Thursday, May 18, 2006

Remittances are larger than Philanthropy

The Wall Street Journal (5/13/06) reports on a study by the Hudson Institute on the size of international giving and remittances ("remittances" are funds sent by immigrats or migrant workers back to their family and friends abroad). While I don't always agree with all the conclusions and policy implications of the study, it does have good data about the extraordinary amount of private financial flows from the US to countries overseas. Here is an excerpt from the WSJ column:

...Then there is the charity from the U.S. private sector. In 2004, the latest year for which many numbers are available, Americans -- through schools, religious institutions, companies, foundations and families -- gave at least $71 billion to the developing world, more than three times what the government gave. The index authors say it is impossible to capture all giving, so if they've erred it's on the low side.

Almost $10 billion came from private groups, $4.5 billion from religious organizations and nearly $5 billion from corporations. But perhaps the most impressive private giving, and arguably the most efficient, is in the category of individual remittances, which the index puts at $47 billion in 2004. According to the authors, "The massive amounts of money sent home by immigrants and temporary workers -- involving little or no overhead and filling people's basic needs directly -- is changing the landscape of development and donor agencies."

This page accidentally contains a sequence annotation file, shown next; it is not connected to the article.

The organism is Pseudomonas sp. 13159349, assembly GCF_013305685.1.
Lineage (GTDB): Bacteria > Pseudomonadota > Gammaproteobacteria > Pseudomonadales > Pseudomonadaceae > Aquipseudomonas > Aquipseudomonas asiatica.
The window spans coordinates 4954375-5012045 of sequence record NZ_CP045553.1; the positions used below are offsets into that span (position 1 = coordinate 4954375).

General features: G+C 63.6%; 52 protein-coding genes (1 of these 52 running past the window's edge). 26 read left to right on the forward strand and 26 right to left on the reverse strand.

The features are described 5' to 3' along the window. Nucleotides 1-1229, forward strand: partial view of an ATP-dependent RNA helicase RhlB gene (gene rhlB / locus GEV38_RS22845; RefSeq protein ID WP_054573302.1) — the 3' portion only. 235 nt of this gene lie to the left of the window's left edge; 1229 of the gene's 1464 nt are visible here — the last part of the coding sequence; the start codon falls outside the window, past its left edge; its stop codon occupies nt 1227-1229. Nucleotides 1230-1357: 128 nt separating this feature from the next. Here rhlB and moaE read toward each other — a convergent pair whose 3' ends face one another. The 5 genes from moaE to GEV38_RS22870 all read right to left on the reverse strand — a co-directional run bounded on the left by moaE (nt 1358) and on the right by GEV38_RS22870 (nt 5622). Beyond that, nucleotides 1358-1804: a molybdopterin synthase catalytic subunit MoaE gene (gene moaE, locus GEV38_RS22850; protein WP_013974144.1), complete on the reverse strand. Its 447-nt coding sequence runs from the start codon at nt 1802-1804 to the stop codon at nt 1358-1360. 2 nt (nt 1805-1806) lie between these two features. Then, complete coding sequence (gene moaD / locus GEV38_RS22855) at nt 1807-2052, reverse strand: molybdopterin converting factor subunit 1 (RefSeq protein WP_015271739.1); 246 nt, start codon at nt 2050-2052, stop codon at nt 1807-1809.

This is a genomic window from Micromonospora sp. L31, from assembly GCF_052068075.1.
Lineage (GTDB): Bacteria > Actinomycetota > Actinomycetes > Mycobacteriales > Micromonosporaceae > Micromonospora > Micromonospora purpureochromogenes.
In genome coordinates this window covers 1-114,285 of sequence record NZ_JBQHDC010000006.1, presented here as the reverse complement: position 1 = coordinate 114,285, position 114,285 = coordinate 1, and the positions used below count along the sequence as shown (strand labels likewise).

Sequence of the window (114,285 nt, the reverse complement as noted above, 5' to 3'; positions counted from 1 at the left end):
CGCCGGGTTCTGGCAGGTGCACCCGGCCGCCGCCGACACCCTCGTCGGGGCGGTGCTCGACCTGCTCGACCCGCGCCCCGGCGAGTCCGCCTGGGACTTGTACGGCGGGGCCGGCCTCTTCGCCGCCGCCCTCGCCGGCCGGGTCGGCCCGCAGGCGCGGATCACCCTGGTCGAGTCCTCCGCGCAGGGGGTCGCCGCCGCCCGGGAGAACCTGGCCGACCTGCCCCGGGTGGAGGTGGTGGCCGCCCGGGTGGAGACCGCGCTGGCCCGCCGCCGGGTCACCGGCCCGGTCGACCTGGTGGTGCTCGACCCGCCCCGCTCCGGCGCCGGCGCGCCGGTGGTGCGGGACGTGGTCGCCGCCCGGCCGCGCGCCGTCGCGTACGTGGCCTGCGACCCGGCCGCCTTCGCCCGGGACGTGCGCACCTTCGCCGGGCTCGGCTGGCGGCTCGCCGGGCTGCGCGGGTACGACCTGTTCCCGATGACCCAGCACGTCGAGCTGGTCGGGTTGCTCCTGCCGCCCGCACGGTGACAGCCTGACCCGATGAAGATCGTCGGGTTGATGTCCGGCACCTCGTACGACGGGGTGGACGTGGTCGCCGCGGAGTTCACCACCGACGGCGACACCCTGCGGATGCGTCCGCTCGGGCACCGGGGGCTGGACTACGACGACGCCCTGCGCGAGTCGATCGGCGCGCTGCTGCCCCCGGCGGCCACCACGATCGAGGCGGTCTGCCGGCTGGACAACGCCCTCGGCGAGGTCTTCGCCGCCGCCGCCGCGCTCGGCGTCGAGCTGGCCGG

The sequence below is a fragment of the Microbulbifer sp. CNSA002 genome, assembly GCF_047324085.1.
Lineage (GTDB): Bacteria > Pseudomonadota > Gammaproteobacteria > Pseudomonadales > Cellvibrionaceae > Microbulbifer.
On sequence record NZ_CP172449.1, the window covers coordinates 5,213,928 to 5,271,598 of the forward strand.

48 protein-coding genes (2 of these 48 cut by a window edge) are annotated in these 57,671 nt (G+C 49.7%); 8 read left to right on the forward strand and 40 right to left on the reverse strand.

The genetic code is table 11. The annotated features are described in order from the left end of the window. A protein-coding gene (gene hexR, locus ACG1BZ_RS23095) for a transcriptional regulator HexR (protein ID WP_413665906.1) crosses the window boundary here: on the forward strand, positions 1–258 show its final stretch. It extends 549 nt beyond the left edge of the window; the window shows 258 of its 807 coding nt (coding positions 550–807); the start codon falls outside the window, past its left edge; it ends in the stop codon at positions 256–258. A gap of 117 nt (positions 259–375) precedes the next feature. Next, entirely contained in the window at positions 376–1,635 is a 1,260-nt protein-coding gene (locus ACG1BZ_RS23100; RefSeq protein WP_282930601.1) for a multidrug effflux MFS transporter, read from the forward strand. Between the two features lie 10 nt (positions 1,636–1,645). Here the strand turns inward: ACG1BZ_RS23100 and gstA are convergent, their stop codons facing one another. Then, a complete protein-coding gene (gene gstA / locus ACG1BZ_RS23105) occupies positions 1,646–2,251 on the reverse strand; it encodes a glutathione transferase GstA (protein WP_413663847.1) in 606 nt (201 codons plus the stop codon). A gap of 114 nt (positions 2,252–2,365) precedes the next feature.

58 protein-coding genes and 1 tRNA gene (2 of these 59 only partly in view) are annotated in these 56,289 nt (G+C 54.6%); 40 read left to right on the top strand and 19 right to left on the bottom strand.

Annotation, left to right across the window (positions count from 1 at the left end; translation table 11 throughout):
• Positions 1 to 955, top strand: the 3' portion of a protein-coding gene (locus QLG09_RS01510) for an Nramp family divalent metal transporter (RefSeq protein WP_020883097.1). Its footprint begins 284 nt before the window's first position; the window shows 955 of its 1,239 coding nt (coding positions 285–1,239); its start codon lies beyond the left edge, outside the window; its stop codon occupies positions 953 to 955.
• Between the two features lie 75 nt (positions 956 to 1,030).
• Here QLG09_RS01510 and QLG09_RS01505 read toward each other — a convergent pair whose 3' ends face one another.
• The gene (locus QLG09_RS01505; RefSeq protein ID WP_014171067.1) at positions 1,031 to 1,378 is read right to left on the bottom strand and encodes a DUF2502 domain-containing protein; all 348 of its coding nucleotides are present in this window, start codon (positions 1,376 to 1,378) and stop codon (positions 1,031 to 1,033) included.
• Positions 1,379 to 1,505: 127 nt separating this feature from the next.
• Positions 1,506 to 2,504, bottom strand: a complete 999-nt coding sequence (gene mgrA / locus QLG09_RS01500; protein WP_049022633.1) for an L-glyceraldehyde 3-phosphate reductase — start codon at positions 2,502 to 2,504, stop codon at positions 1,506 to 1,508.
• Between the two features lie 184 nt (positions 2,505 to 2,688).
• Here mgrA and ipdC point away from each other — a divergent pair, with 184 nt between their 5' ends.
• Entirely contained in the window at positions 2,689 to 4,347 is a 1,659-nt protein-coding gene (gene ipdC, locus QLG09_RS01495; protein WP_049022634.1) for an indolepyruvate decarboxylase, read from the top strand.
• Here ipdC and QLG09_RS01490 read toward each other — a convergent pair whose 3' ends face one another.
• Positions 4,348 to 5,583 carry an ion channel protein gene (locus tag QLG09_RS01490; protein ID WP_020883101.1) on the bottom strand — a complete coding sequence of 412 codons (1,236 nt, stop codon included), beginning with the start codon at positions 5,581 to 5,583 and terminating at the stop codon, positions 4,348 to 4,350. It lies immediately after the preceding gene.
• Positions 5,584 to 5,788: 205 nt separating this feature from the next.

Wednesday, May 17, 2006

US Philanthropy is huge

Here is a breakdown of philanthropy numbers in the US, with thanks to Mark Grimes via Omidyar.net. Note that the total amount of philanthropy going overseas (which is distributed through the different categories below) is about $20 billion by my estimate, based on work by Susan Raymond and Carol Adelman at the Hudson Institute. ( Note that this does not include an estimated $47 billion in remittances sent by workers in the US to their families and communities aborad, which is another form of private aid - see also Adelman's work).

From the Giving USA 2005 Annual Report